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Lebanese security forces arrested a suspect over a devastating double car bombing that left scores dead, it was reported Saturday, as mourners began to bury victims of one of the deadliest attacks since the end of the country’s civil war in 1990.
The National News Agency (NNA) said the suspect, Sheik Ahmad al-Ghareeb, appeared in surveillance video at the site of one of the explosions.
Police took him into custody at his home in the Miniyeh region outside Tripoli. The NNA reported that authorities confiscated “machine guns and hand grenades” at Ghareeb’s residence.
The coordinated explosions Friday outside two mosques in Tripoli, a predominantly Sunni city in the north of the country, raised already simmering sectarian tensions in Lebanon, heightening fears the country could be slipping into a cycle of revenge attacks between its Sunni and Shiite communities.
It has been repoprted that Ghareeb has ties to a Sunni organization, but one that enjoys good relations with Lebanon's powerful Shiite Hezbollah militant group.
It is feared that the bombings could also be seen as evidence that Syria's bloody civil war is increasingly drawing in its smaller neighbor.
Lebanese police officials said that 47 people were killed and more than 500 wounded in the attack. Officials speaking on condition of anonymity said some 300 people remained in the hospital Saturday, 65 of them in a critical condition.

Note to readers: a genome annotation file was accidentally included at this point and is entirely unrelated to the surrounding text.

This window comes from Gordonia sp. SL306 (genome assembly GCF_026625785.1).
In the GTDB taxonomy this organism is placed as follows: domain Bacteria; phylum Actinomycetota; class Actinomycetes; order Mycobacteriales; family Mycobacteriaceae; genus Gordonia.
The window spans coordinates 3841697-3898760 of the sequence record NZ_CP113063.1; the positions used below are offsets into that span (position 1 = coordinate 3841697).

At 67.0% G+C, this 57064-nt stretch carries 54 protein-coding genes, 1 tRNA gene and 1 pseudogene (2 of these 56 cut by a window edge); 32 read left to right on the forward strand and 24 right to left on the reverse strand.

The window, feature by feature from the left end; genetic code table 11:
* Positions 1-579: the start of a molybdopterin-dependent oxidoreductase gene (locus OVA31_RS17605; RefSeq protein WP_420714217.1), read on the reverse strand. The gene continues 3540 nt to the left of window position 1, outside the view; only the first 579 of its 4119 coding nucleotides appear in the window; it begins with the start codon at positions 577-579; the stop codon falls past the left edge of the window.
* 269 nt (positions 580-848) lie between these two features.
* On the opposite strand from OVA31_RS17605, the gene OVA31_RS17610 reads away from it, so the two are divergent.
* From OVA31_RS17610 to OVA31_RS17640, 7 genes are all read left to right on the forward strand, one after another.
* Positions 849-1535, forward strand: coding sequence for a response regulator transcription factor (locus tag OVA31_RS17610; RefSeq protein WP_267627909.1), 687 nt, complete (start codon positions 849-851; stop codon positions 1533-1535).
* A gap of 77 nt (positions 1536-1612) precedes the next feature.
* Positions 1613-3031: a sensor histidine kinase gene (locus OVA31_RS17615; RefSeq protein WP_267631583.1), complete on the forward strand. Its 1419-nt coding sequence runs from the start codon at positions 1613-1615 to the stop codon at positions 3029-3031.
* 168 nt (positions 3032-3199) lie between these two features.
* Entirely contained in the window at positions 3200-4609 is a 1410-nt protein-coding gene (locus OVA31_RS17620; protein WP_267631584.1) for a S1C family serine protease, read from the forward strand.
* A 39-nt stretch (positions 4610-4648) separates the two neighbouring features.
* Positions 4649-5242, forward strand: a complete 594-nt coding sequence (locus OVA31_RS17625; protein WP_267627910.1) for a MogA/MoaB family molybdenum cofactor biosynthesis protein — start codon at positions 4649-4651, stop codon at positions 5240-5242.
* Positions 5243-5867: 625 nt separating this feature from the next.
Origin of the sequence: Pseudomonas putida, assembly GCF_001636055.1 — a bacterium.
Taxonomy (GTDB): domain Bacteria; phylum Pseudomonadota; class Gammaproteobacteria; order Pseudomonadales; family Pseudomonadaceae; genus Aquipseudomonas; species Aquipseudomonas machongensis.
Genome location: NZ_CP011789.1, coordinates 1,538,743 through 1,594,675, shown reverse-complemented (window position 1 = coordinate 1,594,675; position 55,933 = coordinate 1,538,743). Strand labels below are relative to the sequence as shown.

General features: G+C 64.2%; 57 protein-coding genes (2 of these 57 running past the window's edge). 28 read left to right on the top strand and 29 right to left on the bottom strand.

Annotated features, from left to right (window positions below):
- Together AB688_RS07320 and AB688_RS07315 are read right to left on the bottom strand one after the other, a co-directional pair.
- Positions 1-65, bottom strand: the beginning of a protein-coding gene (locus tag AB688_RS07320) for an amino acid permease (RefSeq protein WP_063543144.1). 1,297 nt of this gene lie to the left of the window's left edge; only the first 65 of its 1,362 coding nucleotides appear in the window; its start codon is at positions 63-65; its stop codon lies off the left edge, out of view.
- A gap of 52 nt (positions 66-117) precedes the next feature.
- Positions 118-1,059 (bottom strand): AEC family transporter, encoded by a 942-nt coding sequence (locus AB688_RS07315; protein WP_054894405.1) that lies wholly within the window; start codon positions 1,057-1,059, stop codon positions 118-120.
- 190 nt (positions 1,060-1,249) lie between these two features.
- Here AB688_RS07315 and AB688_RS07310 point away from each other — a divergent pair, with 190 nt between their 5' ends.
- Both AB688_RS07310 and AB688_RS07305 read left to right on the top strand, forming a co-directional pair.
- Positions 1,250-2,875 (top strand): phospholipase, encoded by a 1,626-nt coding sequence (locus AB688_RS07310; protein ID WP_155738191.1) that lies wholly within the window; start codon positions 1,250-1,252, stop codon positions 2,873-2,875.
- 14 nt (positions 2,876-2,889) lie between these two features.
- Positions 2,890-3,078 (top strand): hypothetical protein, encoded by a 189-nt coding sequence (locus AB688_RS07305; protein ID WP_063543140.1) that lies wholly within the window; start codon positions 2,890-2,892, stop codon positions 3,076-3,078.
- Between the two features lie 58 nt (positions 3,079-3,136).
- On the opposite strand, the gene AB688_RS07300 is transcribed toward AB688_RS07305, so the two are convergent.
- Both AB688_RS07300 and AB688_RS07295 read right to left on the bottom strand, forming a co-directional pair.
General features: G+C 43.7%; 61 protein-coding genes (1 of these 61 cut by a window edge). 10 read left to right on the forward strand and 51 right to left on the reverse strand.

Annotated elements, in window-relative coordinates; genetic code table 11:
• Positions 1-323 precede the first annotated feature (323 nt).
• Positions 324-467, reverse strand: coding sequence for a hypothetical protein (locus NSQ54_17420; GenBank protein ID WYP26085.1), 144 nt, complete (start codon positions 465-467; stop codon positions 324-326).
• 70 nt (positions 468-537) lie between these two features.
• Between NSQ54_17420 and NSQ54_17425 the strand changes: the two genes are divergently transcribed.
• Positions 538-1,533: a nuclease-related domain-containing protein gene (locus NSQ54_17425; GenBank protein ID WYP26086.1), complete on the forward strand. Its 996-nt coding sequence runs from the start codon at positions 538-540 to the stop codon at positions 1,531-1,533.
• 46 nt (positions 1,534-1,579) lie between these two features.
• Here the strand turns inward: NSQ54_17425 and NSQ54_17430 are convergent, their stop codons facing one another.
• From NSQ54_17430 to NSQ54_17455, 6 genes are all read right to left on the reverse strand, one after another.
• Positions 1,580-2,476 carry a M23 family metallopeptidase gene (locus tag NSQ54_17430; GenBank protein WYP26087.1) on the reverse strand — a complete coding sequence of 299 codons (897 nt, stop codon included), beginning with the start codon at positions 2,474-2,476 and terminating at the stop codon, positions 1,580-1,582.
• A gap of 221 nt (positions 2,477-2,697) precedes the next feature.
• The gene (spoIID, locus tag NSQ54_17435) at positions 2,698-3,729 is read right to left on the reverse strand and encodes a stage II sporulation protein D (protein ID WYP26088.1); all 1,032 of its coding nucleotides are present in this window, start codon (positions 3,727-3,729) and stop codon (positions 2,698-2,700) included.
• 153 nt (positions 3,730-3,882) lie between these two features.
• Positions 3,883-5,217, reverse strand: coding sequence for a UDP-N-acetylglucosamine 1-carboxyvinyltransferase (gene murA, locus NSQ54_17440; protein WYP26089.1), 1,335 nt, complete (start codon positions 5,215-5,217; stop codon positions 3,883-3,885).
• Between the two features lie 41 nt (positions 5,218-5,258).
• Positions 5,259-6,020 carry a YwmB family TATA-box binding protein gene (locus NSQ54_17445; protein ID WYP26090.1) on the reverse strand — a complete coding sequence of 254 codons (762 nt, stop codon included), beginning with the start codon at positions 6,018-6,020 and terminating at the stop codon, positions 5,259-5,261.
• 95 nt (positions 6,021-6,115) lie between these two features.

In Tripoli, armed civilians set up checkpoints Saturday near the two mosques hit in the attacks, while Lebanese security forces patrolled the streets. A team of forensic experts was sifting through the mangled wreckage at the blast sites. Some residents used shovels and brooms to clean up shards of glass and shrapnel that littered the pavement in front of nearby shops.
The devices appear to have intentionally caused maximum civilian casualties, striking at midday Friday outside the Taqwa and Salam mosques, which are known to be filled with worshippers at that time on the Muslim day of prayer.
Local TV stations aired footage of the frantic first moments following the explosions: bodies scattered beside burning cars, charred victims trapped in smoking vehicles, bloodied casualties emerging from thick, black smoke and people shouting and screaming as they rushed victims away.
While the Lebanese government's official position on Syria is one of neutrality, both Hezbollah and radical Sunni groups in Lebanon have sent fighters into Syria to fight on opposing sides.
There has been no claim of responsibility for the blasts, but people in the city have pointed the finger at the Syrian government and its ally, Hezbollah.
Al-Qaeda's North African branch also blamed Hezbollah for the bombings and threatened vengeance, a U.S.-based intelligence monitoring website reported on Saturday.
Hezbollah in a statement condemned the blasts and expressed solidarity with the victims, saying they were target of efforts to fan more violence in Lebanon.
"We consider this the completion of an effort to plunge Lebanon into chaos and destruction," the statement said.
Al Jazeera and wire services
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